A provision in ObamaCare requiring medical providers to switch from paper patient charts to electronic records is intended to reduce costs and improve care. But privacy advocates fear the transition is too fast for security measures to keep pace.
"The thing I worry about is not that we are doing it, but that we're doing it without the right safeguards," said Lee Tien, a senior staff attorney with the Electronic Frontier Foundation. "We have been giving (medical providers) incentives to move into the electronic-health-records era. But we haven't been giving them enough guidance on how they're supposed to do it."
Tien is concerned more specifically with the timeline outpacing privacy laws that keep pharmaceutical companies and other entities outside hospitals and doctor's offices from exploiting the information for commercial use.
"Like any other kind of customer data, it gets bought and sold and you have no idea where it went," Tien said.
And cyber-security experts say consolidating vast amounts of patient information in large databases creates a big target for high-tech thieves, domestically and abroad.
Daimon Geopfert -- a security and privacy expert with the McGladrey consulting group -- compares the situation to a group of banks with tunnels to the same vault.
"The security of that master vault, in many cases, is as insecure as the least secure of those banks," he said.
While advanced attacks do occur, Geopfert said, databases commonly encounter breaches caused by a single employee inadvertently exposing a computer to the same type of malicious software, or "malware," those everyday users routinely encounter through their daily Internet use.
The malware can go unnoticed for months as it sends spam emails, infecting other computers on the system. And once the hackers realize they've infiltrated a hospital or doctor's office, patient records become an attractive target, according to Geopfert.
"A lot of the breaches we run into start from something very trivial," he said.
Though banks, retailers and consumers are familiar with the risks of fraud, the detailed personal information in patient records raises the concept of identity theft to a whole new level, said Steve Vinsik, a vice president and cyber security expert with Unisys.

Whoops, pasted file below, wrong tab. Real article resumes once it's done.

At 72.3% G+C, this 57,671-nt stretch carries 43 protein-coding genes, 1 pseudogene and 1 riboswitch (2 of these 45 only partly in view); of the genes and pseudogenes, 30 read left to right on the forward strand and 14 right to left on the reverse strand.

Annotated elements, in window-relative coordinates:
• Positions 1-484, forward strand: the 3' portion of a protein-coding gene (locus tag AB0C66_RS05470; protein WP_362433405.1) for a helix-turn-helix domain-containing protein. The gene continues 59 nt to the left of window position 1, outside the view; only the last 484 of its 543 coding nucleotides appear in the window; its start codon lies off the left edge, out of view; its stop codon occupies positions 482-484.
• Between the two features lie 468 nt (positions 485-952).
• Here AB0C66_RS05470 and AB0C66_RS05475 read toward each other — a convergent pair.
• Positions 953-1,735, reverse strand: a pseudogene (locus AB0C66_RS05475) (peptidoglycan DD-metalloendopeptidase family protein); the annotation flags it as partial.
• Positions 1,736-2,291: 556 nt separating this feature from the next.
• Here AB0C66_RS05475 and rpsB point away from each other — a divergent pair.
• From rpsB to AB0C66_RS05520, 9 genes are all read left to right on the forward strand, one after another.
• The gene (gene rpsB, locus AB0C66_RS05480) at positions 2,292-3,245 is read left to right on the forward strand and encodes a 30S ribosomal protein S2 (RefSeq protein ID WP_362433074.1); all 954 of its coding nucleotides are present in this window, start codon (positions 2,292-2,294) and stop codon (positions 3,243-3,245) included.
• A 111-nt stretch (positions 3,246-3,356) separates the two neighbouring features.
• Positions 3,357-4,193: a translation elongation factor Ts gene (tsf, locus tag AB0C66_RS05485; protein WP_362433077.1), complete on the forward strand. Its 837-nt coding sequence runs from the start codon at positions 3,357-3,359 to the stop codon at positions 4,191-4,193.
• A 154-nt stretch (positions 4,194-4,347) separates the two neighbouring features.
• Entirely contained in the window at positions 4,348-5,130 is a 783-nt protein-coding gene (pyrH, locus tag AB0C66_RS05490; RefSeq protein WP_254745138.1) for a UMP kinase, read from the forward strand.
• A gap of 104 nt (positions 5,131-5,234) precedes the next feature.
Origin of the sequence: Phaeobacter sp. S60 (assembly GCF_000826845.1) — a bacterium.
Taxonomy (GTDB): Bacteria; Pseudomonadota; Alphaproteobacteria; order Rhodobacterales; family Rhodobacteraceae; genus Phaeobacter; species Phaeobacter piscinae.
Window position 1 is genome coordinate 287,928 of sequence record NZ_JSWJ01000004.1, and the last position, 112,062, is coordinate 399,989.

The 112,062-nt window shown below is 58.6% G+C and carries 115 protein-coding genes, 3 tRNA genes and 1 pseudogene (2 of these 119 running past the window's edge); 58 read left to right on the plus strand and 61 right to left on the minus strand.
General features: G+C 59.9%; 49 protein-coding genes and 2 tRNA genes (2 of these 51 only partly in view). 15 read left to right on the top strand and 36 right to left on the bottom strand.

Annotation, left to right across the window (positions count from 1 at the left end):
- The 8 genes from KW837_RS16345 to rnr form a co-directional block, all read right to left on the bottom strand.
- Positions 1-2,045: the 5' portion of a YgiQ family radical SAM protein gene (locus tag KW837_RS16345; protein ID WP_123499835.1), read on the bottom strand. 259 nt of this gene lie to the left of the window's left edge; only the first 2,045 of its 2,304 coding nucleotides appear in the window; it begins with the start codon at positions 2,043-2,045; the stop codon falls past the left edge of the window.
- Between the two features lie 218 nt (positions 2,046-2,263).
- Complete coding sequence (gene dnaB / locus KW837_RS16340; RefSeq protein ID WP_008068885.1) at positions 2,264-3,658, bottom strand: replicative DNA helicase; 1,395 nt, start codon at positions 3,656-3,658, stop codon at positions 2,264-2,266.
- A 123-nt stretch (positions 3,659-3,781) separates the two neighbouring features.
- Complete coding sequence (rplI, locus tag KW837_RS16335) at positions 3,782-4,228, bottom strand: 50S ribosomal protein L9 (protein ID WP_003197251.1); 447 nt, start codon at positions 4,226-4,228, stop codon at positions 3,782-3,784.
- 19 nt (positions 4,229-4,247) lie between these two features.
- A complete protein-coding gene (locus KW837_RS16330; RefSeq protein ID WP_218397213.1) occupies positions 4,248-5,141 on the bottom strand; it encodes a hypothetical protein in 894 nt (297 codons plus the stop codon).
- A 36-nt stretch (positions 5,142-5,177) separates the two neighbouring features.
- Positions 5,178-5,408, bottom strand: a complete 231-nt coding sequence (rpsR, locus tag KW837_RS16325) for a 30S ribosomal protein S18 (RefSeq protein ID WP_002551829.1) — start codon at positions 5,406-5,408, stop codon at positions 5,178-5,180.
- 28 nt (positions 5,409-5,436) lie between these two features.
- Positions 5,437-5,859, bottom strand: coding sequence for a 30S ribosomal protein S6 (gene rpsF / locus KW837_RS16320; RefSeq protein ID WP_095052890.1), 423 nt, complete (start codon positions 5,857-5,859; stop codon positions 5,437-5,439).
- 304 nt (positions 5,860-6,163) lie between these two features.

"If my credit card information is compromised, I can get a new credit card and change that information," he argued. "I can't change my Social Security number. I can't change my birth date or medical history."
The concern is that once armed with highly specific personal information, identity thieves are able to commit fraud or apply for credit in that person's name over and over again.
However, some physicians argue electronic records allow for privacy measures that would be impossible with paper documents.
"The added security that you get with an electronic health record is that each individual health care team member within the organization will have access only to that data that is needed for them to take care of the patient," said Dr. Thomas Gearhard, a family physician and board member with Wellstar, a metro Atlanta hospital system that is in the process of transitioning to electronic health records.
He also said the secure sharing of digital records will improve patient care over the current system, in which individual physicians and practices maintain separate paper charts.
"We have a tremendous amount of information about our patients," Gearhard said. "But the problem is that information is not easily accessible to everyone on the patient care team -- including the most important part of the patient team, the patient themselves."
Legislation included in the 2009 federal stimulus package requires hospitals and medical practices to begin using electronic health records by 2015. Republican senators are voicing concerns the timeframe may be too ambitious for some providers.
Seventeen of them including Sens. Lamar Alexander, of Tennessee, and John Thune, of South Dakota, recently sent a letter to Health and Human Services Secretary Kathleen Sebelius requesting a one-year extension for health-care providers to upgrade their technology for electronic records.
In the letter, the senators claim the current schedule "may further widen the digital divide for small and rural providers who lack the resources of large practices and may not be vendors' top priorities."
Fox News' David Lewkowict contributed to this story.